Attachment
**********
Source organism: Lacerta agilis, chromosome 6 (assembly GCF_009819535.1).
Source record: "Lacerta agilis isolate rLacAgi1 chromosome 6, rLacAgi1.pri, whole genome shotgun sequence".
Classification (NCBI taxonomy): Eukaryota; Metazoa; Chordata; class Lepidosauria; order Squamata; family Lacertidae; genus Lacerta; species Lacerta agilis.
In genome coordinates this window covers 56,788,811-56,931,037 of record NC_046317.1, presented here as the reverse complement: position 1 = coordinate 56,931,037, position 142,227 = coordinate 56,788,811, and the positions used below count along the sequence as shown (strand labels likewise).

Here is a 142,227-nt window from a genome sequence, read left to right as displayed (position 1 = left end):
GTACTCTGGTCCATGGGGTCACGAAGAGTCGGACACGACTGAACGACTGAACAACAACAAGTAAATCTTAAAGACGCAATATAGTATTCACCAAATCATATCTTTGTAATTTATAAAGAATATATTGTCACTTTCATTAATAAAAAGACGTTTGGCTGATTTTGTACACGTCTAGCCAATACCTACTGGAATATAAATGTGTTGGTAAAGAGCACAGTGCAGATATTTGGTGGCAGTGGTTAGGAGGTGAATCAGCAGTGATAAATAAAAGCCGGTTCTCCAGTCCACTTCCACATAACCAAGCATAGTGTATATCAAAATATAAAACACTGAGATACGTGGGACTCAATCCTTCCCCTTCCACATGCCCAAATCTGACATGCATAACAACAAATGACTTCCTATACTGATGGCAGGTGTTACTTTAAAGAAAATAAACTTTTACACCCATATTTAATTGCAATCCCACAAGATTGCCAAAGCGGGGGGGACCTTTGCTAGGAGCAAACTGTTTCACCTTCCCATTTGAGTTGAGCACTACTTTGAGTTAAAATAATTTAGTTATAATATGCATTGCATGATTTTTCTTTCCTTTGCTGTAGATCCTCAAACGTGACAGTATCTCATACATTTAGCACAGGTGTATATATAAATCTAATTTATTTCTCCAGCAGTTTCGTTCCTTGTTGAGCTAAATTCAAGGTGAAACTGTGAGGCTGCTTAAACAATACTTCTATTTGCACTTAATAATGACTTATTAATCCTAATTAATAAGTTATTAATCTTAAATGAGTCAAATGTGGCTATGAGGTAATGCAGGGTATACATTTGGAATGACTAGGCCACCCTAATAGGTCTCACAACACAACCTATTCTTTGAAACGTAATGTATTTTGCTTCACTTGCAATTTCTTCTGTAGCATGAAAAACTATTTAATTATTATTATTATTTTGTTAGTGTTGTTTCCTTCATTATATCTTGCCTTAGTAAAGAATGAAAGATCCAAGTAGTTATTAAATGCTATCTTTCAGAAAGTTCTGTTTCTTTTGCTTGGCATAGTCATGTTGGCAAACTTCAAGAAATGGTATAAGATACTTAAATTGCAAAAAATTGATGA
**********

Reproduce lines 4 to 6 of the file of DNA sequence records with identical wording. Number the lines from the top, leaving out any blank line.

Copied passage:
In genome coordinates this window covers 56,788,811-56,931,037 of record NC_046317.1, presented here as the reverse complement: position 1 = coordinate 56,931,037, position 142,227 = coordinate 56,788,811, and the positions used below count along the sequence as shown (strand labels likewise).

Here is a 142,227-nt window from a genome sequence, read left to right as displayed (position 1 = left end):
GTACTCTGGTCCATGGGGTCACGAAGAGTCGGACACGACTGAACGACTGAACAACAACAAGTAAATCTTAAAGACGCAATATAGTATTCACCAAATCATATCTTTGTAATTTATAAAGAATATATTGTCACTTTCATTAATAAAAAGACGTTTGGCTGATTTTGTACACGTCTAGCCAATACCTACTGGAATATAAATGTGTTGGTAAAGAGCACAGTGCAGATATTTGGTGGCAGTGGTTAGGAGGTGAATCAGCAGTGATAAATAAAAGCCGGTTCTCCAGTCCACTTCCACATAACCAAGCATAGTGTATATCAAAATATAAAACACTGAGATACGTGGGACTCAATCCTTCCCCTTCCACATGCCCAAATCTGACATGCATAACAACAAATGACTTCCTATACTGATGGCAGGTGTTACTTTAAAGAAAATAAACTTTTACACCCATATTTAATTGCAATCCCACAAGATTGCCAAAGCGGGGGGGACCTTTGCTAGGAGCAAACTGTTTCACCTTCCCATTTGAGTTGAGCACTACTTTGAGTTAAAATAATTTAGTTATAATATGCATTGCATGATTTTTCTTTCCTTTGCTGTAGATCCTCAAACGTGACAGTATCTCATACATTTAGCACAGGTGTATATATAAATCTAATTTATTTCTCCAGCAGTTTCGTTCCTTGTTGAGCTAAATTCAAGGTGAAACTGTGAGGCTGCTTAAACAATACTTCTATTTGCACTTAATAATGACTTATTAATCCTAATTAATAAGTTATTAATCTTAAATGAGTCAAATGTGGCTATGAGGTAATGCAGGGTATACATTTGGAATGACTAGGCCACCCTAATAGGTCTCACAACACAACCTATTCTTTGAAACGTAATGTATTTTGCTTCACTTGCAATTTCTTCTGTAGCATGAAAAACTATTTAATTATTATTATTATTTTGTTAGTGTTGTTTCCTTCATTATATCTTGCCTTAGTAAAGAATGAAAGATCCAAGTAGTTATTAAATGCTATCTTTCAGAAAGTTCTGTTTCTTTTGCTTGGCATAGTCATGTTGGCAAACTTCAAGAAATGGTATAAGATACTTAAATTGCAAAAAATTGATGA